The mortgage market review has always smacked of a case of the horse already bolted. Indeed, the FSA admits it is fighting yesterday’s battle. However, it wants to avoid a repeat of what has happened and aspires to a mortgage market that has “more responsible lending, with proper consideration of overall affordability and a reduction in the risk of the mortgage being inappropriate”.
Mortgage trade bodies have responded angrily to the proposals, saying the new rules are not necessary in the current market as lenders are now far more conservative.
The Council of Mortgage Lenders says: “We question whether all consumers want or need the level of advice the FSA wants to put in place.” It is concerned that all the responsibility to ensure a mortgage is affordable has been taken away from the consumer and put on to the lender, which will discourage people from understanding their mortgage.
Even housebuilders have complained, yet it was numbers of housebuilders that fuelled the buy-to-let frenzy among novice landlords with offers of free rent and free stamp duty deals – and whose questionable valuations left borrowers up to their necks in negative equity.
The CML’s response is typical of a trade body looking after its own.
Whether lenders have been that conservative is debatable. Three years ago, the credit crunch was gathering pace, Northern Rock was counting the cost of over-enthusiastic lending and rumours were mounting that big high-street banks would not escape the carnage that was to ensue. The banks later went cap in hand to the Government and said they had learnt their lesson.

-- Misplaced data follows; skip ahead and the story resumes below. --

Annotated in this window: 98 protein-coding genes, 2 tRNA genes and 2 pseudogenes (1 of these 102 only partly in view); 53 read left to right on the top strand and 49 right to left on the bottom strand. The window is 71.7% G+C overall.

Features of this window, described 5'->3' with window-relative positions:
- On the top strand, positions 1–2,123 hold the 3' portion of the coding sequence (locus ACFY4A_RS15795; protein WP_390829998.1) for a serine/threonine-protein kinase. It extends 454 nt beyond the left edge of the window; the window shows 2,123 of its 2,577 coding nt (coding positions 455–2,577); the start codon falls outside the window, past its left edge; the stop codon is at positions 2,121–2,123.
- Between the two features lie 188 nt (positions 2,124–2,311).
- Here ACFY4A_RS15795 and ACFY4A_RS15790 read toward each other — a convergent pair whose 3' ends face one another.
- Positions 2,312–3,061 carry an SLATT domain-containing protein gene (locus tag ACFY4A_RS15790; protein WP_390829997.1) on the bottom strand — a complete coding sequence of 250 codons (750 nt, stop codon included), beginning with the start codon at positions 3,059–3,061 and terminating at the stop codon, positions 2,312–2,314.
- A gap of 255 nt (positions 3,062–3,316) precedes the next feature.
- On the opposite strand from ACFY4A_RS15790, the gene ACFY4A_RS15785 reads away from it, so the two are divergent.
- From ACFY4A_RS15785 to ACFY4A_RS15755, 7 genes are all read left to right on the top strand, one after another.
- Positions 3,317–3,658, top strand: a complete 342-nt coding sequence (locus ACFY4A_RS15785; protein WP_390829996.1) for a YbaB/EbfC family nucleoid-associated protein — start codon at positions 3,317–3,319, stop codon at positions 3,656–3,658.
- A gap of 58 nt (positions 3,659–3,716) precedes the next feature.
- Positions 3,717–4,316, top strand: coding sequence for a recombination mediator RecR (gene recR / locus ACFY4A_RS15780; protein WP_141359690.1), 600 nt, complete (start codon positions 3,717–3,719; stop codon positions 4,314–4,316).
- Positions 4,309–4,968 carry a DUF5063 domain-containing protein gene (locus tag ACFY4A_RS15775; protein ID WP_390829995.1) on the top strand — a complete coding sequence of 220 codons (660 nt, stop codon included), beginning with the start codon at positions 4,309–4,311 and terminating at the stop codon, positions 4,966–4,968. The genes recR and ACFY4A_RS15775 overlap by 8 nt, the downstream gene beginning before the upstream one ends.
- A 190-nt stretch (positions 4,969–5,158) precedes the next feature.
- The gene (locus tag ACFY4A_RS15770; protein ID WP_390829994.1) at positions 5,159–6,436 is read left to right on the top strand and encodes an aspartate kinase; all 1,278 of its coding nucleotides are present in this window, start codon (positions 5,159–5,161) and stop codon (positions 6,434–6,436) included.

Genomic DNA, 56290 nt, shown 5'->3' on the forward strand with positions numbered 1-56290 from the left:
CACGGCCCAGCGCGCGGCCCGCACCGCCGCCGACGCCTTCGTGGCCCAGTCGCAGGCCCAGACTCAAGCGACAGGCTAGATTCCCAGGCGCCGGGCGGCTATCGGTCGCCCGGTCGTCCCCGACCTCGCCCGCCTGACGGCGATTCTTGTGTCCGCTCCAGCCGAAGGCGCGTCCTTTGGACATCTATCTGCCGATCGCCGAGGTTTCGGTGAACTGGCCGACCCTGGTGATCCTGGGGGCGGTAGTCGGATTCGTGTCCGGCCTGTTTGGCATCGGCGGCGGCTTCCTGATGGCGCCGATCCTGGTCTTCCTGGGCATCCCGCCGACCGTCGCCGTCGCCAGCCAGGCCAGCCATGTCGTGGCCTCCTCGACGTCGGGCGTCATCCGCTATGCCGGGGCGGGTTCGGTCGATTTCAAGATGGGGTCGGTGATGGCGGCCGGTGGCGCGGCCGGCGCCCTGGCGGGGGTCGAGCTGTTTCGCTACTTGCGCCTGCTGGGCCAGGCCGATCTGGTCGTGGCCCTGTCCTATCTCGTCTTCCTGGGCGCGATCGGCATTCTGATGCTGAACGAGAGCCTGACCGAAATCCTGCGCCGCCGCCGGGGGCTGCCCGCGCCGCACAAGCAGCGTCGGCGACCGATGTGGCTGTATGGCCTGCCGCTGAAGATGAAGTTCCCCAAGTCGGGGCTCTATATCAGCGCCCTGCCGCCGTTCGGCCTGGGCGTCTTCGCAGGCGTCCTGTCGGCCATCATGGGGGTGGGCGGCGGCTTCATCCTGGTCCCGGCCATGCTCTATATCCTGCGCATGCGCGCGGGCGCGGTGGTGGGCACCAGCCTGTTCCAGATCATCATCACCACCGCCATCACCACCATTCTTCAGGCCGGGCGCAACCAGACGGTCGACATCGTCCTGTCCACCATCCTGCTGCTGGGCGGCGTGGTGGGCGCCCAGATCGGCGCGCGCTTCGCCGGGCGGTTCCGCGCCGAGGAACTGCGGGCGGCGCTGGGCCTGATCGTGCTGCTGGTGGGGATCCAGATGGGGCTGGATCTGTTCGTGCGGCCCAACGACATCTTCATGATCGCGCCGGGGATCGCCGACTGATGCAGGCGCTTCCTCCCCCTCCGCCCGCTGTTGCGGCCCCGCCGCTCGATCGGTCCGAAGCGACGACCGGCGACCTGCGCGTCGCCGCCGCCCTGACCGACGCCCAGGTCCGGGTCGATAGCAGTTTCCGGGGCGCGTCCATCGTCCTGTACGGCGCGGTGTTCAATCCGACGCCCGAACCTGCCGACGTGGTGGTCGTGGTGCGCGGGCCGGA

However, if recent FSA findings are to be believed, the most basic test for a would-be borrower of whether they would be able to afford to repay the loan was being overlooked even as taxpayers’ money was propping up the banks’ flagging balance sheets.
Earlier this year, as part of the review, the regulator discovered that almost half of new mortgages between 2007 and the first quarter of 2010 were provided without a customer having to verify their income. It also found that the share of interest-only mortgages had been increasing and, at the peak of the market, more than 30 per cent of all mortgages were interest-only.
It also found, after mortgage payments and living costs had been deducted, 46 per cent of households either had no money left or had a shortfall.
It is one of the reasons I wince each time I see those bank adverts featuring smiling bank advisers cooing at babies and telling smug parents they can help get their finances in order.
You question whether bank employees could ever take us on a financial journey if they tried. As one of my peers in the personal finance industry says: “Would you lend money to a bloke in a pub without having some clue that he had the means of paying it back?”
I recognise that consumers are not blameless (we are always trying to get better deals and beat the system) and that not all of the unchecked mortgage applications would have been filled with bogus income figures. Many consumers were greedy and needed little encouragement to sign on the dotted line without considering the consequences.
But lenders have a respon-sibility to their customers and shareholders. If they could not get their act together in the aftermath of the worst banking crisis ever, it makes you wonder if they ever will.
Everyone, from lenders, to housebuilders and borrowers has to take what the FSA serves up on the chin. After all, we are collectively to blame for the mess we find ourselves in.
Paul Farrow is personal finance editor at the Telegraph Media GroupMoney Marketing